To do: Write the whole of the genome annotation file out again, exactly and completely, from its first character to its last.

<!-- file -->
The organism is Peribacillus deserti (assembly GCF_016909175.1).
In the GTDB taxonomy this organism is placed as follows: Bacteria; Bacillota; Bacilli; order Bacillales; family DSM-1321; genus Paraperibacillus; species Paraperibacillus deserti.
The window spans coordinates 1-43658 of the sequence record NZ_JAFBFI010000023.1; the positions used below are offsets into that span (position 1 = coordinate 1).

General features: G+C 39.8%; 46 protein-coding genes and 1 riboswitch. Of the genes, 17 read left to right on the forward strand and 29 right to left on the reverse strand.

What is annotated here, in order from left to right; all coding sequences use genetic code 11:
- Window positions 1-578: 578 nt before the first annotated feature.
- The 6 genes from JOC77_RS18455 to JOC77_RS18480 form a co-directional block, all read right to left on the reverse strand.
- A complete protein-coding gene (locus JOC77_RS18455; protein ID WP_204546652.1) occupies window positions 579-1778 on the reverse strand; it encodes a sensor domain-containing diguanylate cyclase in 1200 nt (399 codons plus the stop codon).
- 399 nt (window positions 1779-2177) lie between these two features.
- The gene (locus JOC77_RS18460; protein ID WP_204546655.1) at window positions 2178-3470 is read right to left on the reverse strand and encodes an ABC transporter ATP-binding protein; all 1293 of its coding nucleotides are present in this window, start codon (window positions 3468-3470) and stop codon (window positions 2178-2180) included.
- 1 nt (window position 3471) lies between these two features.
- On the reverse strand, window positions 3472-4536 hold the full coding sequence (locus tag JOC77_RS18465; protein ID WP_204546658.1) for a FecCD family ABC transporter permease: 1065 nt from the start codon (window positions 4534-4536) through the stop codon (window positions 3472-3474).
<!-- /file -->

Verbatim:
The organism is Peribacillus deserti (assembly GCF_016909175.1).
In the GTDB taxonomy this organism is placed as follows: Bacteria; Bacillota; Bacilli; order Bacillales; family DSM-1321; genus Paraperibacillus; species Paraperibacillus deserti.
The window spans coordinates 1-43658 of the sequence record NZ_JAFBFI010000023.1; the positions used below are offsets into that span (position 1 = coordinate 1).

General features: G+C 39.8%; 46 protein-coding genes and 1 riboswitch. Of the genes, 17 read left to right on the forward strand and 29 right to left on the reverse strand.

What is annotated here, in order from left to right; all coding sequences use genetic code 11:
- Window positions 1-578: 578 nt before the first annotated feature.
- The 6 genes from JOC77_RS18455 to JOC77_RS18480 form a co-directional block, all read right to left on the reverse strand.
- A complete protein-coding gene (locus JOC77_RS18455; protein ID WP_204546652.1) occupies window positions 579-1778 on the reverse strand; it encodes a sensor domain-containing diguanylate cyclase in 1200 nt (399 codons plus the stop codon).
- 399 nt (window positions 1779-2177) lie between these two features.
- The gene (locus JOC77_RS18460; protein ID WP_204546655.1) at window positions 2178-3470 is read right to left on the reverse strand and encodes an ABC transporter ATP-binding protein; all 1293 of its coding nucleotides are present in this window, start codon (window positions 3468-3470) and stop codon (window positions 2178-2180) included.
- 1 nt (window position 3471) lies between these two features.
- On the reverse strand, window positions 3472-4536 hold the full coding sequence (locus tag JOC77_RS18465; protein ID WP_204546658.1) for a FecCD family ABC transporter permease: 1065 nt from the start codon (window positions 4534-4536) through the stop codon (window positions 3472-3474).